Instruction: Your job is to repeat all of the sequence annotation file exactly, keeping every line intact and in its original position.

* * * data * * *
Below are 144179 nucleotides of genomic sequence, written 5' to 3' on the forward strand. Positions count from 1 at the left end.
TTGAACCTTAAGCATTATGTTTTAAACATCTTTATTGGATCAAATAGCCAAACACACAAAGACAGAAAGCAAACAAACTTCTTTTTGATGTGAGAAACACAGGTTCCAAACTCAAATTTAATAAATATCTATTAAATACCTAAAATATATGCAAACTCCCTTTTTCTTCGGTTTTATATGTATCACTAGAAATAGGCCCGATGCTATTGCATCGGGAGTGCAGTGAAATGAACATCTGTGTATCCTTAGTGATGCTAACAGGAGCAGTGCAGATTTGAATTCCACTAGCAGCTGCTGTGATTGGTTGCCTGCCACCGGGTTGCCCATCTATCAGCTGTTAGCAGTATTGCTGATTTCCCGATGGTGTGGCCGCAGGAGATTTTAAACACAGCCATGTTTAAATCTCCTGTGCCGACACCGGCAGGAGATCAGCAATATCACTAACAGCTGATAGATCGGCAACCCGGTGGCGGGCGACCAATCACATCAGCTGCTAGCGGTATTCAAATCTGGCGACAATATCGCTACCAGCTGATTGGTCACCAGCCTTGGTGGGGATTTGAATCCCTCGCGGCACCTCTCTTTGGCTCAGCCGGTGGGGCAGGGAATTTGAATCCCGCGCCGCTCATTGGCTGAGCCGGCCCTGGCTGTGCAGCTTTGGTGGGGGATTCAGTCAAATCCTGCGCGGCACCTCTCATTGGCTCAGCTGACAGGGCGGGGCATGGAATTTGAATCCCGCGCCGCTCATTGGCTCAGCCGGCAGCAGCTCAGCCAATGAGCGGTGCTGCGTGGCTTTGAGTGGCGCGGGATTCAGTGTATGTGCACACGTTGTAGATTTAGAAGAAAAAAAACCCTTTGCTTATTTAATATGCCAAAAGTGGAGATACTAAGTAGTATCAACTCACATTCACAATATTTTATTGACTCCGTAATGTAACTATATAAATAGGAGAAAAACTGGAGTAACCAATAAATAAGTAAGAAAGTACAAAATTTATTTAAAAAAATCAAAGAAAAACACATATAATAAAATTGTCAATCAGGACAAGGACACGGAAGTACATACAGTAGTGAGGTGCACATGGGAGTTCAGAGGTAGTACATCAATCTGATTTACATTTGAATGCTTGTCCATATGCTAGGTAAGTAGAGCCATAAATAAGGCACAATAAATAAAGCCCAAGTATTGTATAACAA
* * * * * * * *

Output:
Below are 144179 nucleotides of genomic sequence, written 5' to 3' on the forward strand. Positions count from 1 at the left end.
TTGAACCTTAAGCATTATGTTTTAAACATCTTTATTGGATCAAATAGCCAAACACACAAAGACAGAAAGCAAACAAACTTCTTTTTGATGTGAGAAACACAGGTTCCAAACTCAAATTTAATAAATATCTATTAAATACCTAAAATATATGCAAACTCCCTTTTTCTTCGGTTTTATATGTATCACTAGAAATAGGCCCGATGCTATTGCATCGGGAGTGCAGTGAAATGAACATCTGTGTATCCTTAGTGATGCTAACAGGAGCAGTGCAGATTTGAATTCCACTAGCAGCTGCTGTGATTGGTTGCCTGCCACCGGGTTGCCCATCTATCAGCTGTTAGCAGTATTGCTGATTTCCCGATGGTGTGGCCGCAGGAGATTTTAAACACAGCCATGTTTAAATCTCCTGTGCCGACACCGGCAGGAGATCAGCAATATCACTAACAGCTGATAGATCGGCAACCCGGTGGCGGGCGACCAATCACATCAGCTGCTAGCGGTATTCAAATCTGGCGACAATATCGCTACCAGCTGATTGGTCACCAGCCTTGGTGGGGATTTGAATCCCTCGCGGCACCTCTCTTTGGCTCAGCCGGTGGGGCAGGGAATTTGAATCCCGCGCCGCTCATTGGCTGAGCCGGCCCTGGCTGTGCAGCTTTGGTGGGGGATTCAGTCAAATCCTGCGCGGCACCTCTCATTGGCTCAGCTGACAGGGCGGGGCATGGAATTTGAATCCCGCGCCGCTCATTGGCTCAGCCGGCAGCAGCTCAGCCAATGAGCGGTGCTGCGTGGCTTTGAGTGGCGCGGGATTCAGTGTATGTGCACACGTTGTAGATTTAGAAGAAAAAAAACCCTTTGCTTATTTAATATGCCAAAAGTGGAGATACTAAGTAGTATCAACTCACATTCACAATATTTTATTGACTCCGTAATGTAACTATATAAATAGGAGAAAAACTGGAGTAACCAATAAATAAGTAAGAAAGTACAAAATTTATTTAAAAAAATCAAAGAAAAACACATATAATAAAATTGTCAATCAGGACAAGGACACGGAAGTACATACAGTAGTGAGGTGCACATGGGAGTTCAGAGGTAGTACATCAATCTGATTTACATTTGAATGCTTGTCCATATGCTAGGTAAGTAGAGCCATAAATAAGGCACAATAAATAAAGCCCAAGTATTGTATAACAA